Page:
ExTreeM: Scalable Augmented Merge Tree Computation via Extremum Graphs

Jonas Lukasczyk, Michael Will, Florian Wetzels, Gunther H Weber, Christoph Garth

Room: 106

2023-10-26T03:48:00ZGMT-0600Change your timezone on the schedule page
Exemplar figure, described by caption below
Merge trees are fundamental data abstractions of scalar field topology that record at which scalar values superlevel set components appear and merge. They can be used for a plethora of visualization and analysis task such as data segmentation (top). We present ExTreeM, a generic schema using the ascending / descending manifold to generate a smaller extremum graph of the dataset (bottom, middle) and a specialized merge tree algorithm (bottom, right) showing speedups of up to one order of magnitude over the current state of the art.
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Scalar field topology, merge trees, persistence pairs, high performance computing.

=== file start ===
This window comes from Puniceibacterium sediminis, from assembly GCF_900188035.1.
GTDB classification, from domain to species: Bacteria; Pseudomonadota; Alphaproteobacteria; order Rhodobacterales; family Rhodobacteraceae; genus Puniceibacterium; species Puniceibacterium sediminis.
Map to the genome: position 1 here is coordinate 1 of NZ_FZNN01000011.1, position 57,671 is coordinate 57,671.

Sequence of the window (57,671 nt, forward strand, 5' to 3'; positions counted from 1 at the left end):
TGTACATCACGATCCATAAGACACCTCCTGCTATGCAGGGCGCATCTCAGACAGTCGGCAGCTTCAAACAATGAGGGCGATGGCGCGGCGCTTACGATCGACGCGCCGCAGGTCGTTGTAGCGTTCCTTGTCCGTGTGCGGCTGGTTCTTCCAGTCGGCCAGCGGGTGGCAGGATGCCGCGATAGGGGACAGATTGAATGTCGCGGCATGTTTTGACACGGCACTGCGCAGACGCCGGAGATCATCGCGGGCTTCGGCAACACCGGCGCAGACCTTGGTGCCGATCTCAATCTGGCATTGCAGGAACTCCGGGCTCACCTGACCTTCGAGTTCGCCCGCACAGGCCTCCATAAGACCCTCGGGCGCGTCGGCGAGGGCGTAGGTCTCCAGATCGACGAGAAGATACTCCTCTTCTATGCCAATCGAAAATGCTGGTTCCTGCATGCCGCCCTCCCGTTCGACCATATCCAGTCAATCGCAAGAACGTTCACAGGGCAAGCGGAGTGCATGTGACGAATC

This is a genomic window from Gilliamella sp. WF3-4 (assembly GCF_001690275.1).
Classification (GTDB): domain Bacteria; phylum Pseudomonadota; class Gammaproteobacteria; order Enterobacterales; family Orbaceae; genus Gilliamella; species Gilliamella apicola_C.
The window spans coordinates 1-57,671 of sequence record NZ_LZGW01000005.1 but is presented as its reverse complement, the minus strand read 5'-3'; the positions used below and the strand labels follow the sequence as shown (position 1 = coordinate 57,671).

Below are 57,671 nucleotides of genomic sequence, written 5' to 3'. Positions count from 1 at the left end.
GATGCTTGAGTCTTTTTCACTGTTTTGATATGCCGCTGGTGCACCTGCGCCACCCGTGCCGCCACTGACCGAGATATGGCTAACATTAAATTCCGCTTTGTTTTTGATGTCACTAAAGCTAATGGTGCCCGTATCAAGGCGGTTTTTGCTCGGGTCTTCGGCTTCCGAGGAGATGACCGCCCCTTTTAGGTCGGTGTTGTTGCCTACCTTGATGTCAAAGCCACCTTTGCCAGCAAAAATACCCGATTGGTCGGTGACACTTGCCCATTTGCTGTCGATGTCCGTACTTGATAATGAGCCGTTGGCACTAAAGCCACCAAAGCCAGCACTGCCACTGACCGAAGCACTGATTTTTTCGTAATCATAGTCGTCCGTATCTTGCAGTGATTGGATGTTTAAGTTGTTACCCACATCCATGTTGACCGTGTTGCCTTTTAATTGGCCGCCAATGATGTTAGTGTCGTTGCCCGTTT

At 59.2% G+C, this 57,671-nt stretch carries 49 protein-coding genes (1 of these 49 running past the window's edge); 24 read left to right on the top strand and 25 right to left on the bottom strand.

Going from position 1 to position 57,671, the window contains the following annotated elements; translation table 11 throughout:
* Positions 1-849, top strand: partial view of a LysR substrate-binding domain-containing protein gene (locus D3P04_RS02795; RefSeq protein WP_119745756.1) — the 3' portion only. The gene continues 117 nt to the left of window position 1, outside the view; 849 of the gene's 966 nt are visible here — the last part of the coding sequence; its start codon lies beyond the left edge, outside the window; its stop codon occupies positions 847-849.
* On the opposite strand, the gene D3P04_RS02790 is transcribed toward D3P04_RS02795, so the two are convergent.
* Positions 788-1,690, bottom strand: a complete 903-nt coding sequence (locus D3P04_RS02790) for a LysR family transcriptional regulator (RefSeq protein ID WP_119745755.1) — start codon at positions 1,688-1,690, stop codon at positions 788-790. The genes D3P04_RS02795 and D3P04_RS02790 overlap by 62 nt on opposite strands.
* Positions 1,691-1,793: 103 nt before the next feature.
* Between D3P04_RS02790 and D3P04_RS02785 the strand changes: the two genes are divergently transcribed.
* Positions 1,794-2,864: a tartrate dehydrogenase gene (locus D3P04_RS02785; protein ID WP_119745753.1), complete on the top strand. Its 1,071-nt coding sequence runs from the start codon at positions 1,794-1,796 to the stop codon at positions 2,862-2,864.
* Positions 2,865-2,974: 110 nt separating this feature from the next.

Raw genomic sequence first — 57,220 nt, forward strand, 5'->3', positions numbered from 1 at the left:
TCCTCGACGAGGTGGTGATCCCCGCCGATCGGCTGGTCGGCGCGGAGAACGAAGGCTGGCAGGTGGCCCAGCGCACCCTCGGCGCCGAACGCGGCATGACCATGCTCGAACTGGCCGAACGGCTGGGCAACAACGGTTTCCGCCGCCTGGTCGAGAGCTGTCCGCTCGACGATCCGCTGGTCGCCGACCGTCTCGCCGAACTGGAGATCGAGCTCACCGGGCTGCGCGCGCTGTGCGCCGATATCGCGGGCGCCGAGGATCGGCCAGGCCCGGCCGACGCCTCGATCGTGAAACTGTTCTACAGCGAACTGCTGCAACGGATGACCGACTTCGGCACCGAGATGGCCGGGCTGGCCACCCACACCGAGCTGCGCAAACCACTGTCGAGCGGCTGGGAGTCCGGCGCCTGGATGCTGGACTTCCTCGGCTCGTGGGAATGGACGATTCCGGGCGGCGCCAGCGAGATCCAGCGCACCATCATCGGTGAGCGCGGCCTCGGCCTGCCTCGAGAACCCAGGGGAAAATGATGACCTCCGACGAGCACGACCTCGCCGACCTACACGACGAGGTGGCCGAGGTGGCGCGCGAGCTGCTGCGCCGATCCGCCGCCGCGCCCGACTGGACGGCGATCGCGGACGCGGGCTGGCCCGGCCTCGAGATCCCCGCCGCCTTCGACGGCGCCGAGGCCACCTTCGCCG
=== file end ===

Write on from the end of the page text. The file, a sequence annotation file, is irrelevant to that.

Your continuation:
Over the last decade merge trees have been proven to support a plethora of visualization and analysis tasks since they effectively abstract complex datasets. This paper describes the ExTreeM-Algorithm: a scalable algorithm for the computation of merge trees via extremum graphs. The core idea of ExTreeM is to first derive the extremum graph G of an input scalar field f defined on a cell complex K, and subsequently compute the unaugmented merge tree of f on G instead of K; which are equivalent. Any merge tree algorithm can be carried out significantly faster on G, since K in general contains substantially more cells than G. To further speed up computation, ExTreeM includes a tailored procedure to derive merge trees of extremum graphs. The computation of the fully augmented merge tree, i.e., a merge tree domain segmentation of K, can then be performed in an optional post processing step. All steps of ExTreeM consist of procedures with high parallel efficiency, and we provide a formal proof of its correctness. Our experiments, performed on publicly available datasets, report a speedup of up to one order of magnitude over the state-of-the-art algorithms included in the TTK and VTK-m software libraries, while also requiring significantly less memory and exhibiting superior scaling behavior.